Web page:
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There Aren’t Really Three Domains: or, Metaphor Is Great, Except When It’s Not

By Ruth Groff

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Suggested citation: Groff, Ruth (2022) There Aren’t Really Three Domains: or, Metaphor Is Great, Except When It’s Not, Critical Realism Network, https://criticalrealismnetwork.org/2022/07/21/there-arent-really-three-domains/

Thank you to Tom Fryer and Cristián Navarette for their post on Roy’s metaphor of ontological stratification – i.e., the so-called ‘three domains’ of reality – and for Dave Elder-Vass’ and Tobin Nelhous’ subsequent responses.  Thanks too to Dave, for the invitation to join the conversation.

One big problem with metaphors is that a certain type of reader – of which there seems to be no shortage – is tempted to reify them.  A particularly egregious example of this is Marx’s metaphor of base, structure and superstructure.  160 years on, it’s still necessary to point out that Marx was talking about society, not about buildings.  While he used an architectural metaphor to say something important about society, he was not saying that societies are buildings.  If nothing else, societies – unlike buildings – are composed of social relations (themselves composed of, but not reducible to, individuals).  For this reason alone, the metaphor only goes so far: social relations do not actually sit atop other social relations as the 8rd floor sits atop the floors below it.  Marx’s point was not that society is a three-story building.  Or even a pyramid of acrobats or cheerleaders.  Rather, the claim (correct or not) was that it’s possible to distinguish between the social relations that constitute different institutions and practices, and that some social relations have a greater effect upon the nature and operation of the whole than do others.

Tom and Cristián object to Roy’s metaphor partly on the grounds that it’s redundant.  We have perfectly adequate, non-metaphorical ways to say the same thing, they observe, and to do so in an arguably more accessible way.  I don’t disagree with them, but I think that the objection is not pointed enough.  There’s always a non-metaphorical way to say the metaphorical thing.  Nor is it simply that the metaphor – with its accompanying table of categories – is confusing, as they also contend.  The precise problem (in my view) is that, as with Marx’s metaphor, readers tend to interpret Roy’s metaphor of ontological stratification literally, or at least close to literally, and in so doing they misconstrue, or even miss altogether, the ideas that the metaphor is meant to capture.  It’s the same, as it happens, with Roy’s talk of transitive and intransitive ‘dimensions,’ which grew out of a distinction made early in RTS between the transitive and intransitive objects of scientific inquiry.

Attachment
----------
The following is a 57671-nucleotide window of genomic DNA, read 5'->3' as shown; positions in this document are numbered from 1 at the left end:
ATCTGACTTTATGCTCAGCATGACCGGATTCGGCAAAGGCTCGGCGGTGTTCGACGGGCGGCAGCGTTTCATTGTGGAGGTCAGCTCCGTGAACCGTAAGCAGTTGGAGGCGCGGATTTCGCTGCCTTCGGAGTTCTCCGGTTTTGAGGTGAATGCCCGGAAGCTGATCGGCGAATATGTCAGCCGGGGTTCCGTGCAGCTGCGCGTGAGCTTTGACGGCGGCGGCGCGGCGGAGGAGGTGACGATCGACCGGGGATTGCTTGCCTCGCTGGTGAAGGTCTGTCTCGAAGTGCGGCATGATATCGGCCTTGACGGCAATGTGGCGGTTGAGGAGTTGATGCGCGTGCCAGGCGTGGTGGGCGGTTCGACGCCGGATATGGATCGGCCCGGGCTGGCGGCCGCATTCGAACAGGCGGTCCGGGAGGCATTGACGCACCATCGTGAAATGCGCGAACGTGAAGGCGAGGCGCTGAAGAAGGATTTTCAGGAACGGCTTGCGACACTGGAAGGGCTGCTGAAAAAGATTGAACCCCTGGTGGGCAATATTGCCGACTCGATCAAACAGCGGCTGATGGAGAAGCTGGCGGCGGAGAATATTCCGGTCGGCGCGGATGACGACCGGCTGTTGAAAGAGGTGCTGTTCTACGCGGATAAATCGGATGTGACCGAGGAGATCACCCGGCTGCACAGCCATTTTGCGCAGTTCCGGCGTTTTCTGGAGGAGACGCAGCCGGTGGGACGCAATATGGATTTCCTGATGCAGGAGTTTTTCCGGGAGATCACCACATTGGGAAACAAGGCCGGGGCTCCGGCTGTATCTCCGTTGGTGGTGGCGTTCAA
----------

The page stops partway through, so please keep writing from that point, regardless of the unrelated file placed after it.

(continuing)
If Marx’s base-structure-superstructure metaphor has led generations of readers to imagine that society is a parking garage, Roy’s ontological stratification metaphor leads readers to conceive of society as a kind of curiously disaggregated rock face, where each of the levels of sedimentation is somehow spatially discrete, and the deepest level is not visible.  Indeed, with the help of the table that accompanies the metaphor, readers go on to assign phenomena to levels that have now become boxes – in a manner akin to sorting clean laundry.  All of this is unfortunate – and, as Tom and Cristián suggest, leads to convoluted thinking.  I would add that in addition to being convoluted, the thinking is often rote, technically dogmatic. 

I agree with Tom and Cristián that an obvious remedy is to simply state the ideas in a non-metaphorical way – at least by default (rather than the other way around, with the non-metaphorical expression coming as an afterthought, as is so widely done at present). 

But what are the non-metaphorical ideas?  On this point, I probably come closer to Dave than to either Tom and Cristián or to Tobin.  The driving question of A Realist Theory of Science is “How can it be that so-called ‘laws of nature’ hold even though the regularity in terms of which they are defined by Humeans and Kantians alike does not obtain?”  How is it that laws hold ‘transfactually,’ to use Roy’s term?  Roy’s answer, of course, was that regularity, such as it is, is epiphenomenal.  It is the powers of things, as he had it (others might say that it is the powerful things themselves; I say that, for instance[1]), that, when expressed or exercised, sometimes (depending upon the nature of thing and the kind of power) yield outcomes that occur predictably, or regularly – which outcomes, when they do occur, are sometimes observed, though not always. 

This core claim sustained a reconceptualization of ‘laws of nature’, such that the answer to the question of how they hold transfactually is that they are best conceived as being a function of the powers (of things), and powers do not go away when, for one reason or another, they have not been expressed, or actualized – let alone if they have merely not been observed.  The metaphor of ontological stratification is supposed to capture this bit of neo-Aristotelian ontology.  ‘The Real’ represents the idea that (as per Aristotle) powers exist even when they are not being exercised.  ‘The Actual’ represents the idea that any given power may be exercised, even if being so is not a condition of its existence.  ‘The Empirical’ represents the idea that being observed by a subject is also not a general existence condition for (the) powers (of things).  Finally, the formula ‘R>A>E’ tells us that at any given moment not all powers are actualized, and not all actualized powers are observed.

Having transposed the metaphor back into non-metaphorical language, we can see that while the relevant content comes as an answer to a precisely formulated question about laws, it contains quite a bit of metaphysical content.  It is at once an endorsement of Aristotle and a rejection of both Hume and Kant.  It connects, via realism about powers, to a theory of causation.  It has modal implications (in this regard Dave is absolutely right, in my view, to emphasize the significance of the divide between R and A, implying as it does a commitment to the phenomenon of real potentiality).  But the metaphor, as I suggested at the outset, is not a reliable short-cut for any of this.  It really only does the work of imparting said content if one is already cognizant of the content.  If you want to understand Bhaskar on causation, you can’t just read it off of the concept of ‘ontological stratification.’  You have to deal with the whole account.  Admittedly this sucks a little, since RTS isn’t all that well-written, and working through it calls for more interest in philosophy than most readers who aren’t philosophers can be reasonably expected to muster.